New leasing business in Europe grew by 8.8% in the first quarter of 2016 compared to the same period last year, according to Leaseurope’s quarterly survey. The survey showed that new business volumes exceeded 22bn (£17.3bn).
The twenty-first edition of the survey featured a sample of 17 European lessors.
The portfolio of outstanding contracts grew by 2% year-on-year, while risk-weighted assets increased by 3%.
Total pre-tax profit saw double digit growth of 12.7% for Q1 2016 in comparison to Q1 2015. Over the same period, average profitability ratio surged from 41% to 45.4%.
Compared to the same period a year ago, operating income increased by 1.3%, while operating expenses increased by a higher amount (4.4%). This resulted in a rise in the average cost/income rate to 46.1% in Q1 2016 compared to 44.5% in the same period in 2015.
Loan loss provisions almost halved (-41.6%) year-on-year , making it the third consecutive year of declining loan loss provisions. This development led to the average annualised cost of risk falling to its lowest level in the history of the survey at 0.3%.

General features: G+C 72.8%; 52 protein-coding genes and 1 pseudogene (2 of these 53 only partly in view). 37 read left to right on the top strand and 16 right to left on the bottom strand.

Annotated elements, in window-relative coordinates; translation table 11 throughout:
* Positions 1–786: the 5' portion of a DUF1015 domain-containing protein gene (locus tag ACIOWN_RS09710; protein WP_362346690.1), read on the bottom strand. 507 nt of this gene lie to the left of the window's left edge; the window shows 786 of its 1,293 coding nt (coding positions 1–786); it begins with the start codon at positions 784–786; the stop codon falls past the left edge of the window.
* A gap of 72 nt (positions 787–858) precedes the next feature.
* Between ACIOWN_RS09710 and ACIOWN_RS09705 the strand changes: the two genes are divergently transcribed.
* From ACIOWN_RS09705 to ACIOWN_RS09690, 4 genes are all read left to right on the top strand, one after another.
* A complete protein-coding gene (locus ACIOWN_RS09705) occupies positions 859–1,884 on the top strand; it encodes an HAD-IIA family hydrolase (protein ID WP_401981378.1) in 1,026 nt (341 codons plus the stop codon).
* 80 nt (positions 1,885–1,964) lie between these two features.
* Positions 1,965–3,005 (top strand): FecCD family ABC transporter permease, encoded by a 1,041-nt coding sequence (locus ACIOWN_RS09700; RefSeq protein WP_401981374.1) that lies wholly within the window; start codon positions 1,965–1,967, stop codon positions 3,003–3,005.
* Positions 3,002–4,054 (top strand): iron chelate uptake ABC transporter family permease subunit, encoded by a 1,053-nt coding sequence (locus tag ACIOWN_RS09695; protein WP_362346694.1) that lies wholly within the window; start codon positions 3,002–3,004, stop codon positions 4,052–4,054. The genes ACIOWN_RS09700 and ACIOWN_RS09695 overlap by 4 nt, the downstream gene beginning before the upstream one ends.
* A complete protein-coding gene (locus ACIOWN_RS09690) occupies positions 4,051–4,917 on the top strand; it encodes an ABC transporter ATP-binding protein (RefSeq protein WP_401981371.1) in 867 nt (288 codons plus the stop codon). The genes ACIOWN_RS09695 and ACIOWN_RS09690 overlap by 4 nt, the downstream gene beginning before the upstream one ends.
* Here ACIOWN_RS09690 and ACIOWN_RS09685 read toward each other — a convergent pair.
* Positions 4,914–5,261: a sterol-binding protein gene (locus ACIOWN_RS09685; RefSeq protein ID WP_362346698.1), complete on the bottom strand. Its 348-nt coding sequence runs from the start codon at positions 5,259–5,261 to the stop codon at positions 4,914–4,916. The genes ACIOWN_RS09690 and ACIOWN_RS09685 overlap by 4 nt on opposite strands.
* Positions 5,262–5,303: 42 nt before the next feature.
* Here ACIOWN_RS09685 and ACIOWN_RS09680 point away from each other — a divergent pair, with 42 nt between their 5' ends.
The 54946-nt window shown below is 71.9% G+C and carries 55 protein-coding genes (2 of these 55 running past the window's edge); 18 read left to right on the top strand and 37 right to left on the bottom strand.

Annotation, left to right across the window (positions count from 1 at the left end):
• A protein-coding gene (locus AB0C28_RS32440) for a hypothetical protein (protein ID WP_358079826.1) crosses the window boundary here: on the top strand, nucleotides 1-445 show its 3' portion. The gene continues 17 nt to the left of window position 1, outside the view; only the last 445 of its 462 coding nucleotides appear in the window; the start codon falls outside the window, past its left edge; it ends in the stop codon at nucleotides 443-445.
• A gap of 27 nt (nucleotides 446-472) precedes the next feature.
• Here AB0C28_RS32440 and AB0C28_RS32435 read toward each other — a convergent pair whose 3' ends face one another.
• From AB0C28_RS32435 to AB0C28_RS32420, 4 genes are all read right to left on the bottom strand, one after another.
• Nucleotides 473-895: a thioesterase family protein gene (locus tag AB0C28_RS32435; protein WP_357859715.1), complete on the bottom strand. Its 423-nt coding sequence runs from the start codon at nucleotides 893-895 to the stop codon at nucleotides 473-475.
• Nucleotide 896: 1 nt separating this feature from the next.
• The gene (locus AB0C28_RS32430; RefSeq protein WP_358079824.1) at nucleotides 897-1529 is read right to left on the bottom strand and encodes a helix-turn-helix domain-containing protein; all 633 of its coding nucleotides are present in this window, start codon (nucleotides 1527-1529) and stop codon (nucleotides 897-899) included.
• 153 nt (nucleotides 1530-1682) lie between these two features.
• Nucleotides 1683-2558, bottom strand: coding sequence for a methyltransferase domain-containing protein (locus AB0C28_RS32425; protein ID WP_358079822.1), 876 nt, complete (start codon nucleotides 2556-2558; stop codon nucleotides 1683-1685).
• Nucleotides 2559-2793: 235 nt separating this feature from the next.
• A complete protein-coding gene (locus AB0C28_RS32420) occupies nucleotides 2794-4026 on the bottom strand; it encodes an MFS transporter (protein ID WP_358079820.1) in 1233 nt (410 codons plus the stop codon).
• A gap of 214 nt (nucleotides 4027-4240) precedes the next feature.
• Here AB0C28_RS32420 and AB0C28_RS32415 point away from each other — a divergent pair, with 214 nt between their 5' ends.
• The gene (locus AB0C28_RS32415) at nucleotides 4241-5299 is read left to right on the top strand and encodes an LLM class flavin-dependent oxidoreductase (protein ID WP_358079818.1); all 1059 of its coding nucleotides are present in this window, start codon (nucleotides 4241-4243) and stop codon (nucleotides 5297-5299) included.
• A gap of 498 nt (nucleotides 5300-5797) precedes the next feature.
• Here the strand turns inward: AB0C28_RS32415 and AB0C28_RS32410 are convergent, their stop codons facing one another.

Return on assets (RoA) and return on equity (RoE) both remained at high levels, reaching 1.9% and 184 respectively. These high figures were due to strong profitability increases as a result of declining loan loss provisions.
Andy Hart, head of asset finance at Investec, said: "In Q1 2016 leasing KPIs continue to go from strength to strength, with particularly well performing profitability and cost of risk. However, these positive developments are being driven largely by declining loan loss provisions. Slowing income growth and escalating costs in the first quarter of the year could be cause for concern.
"On the bright side, strong new business growth, as well as increasing portfolio levels, suggest that the leasing industry is well placed to meet any challenges that the rest of the year may bring. The continuation of an accommodative monetary policy and broad recovery across Europe should boost investment going forward, a good development for the leasing business, but current political uncertainties leave future prospects unclear."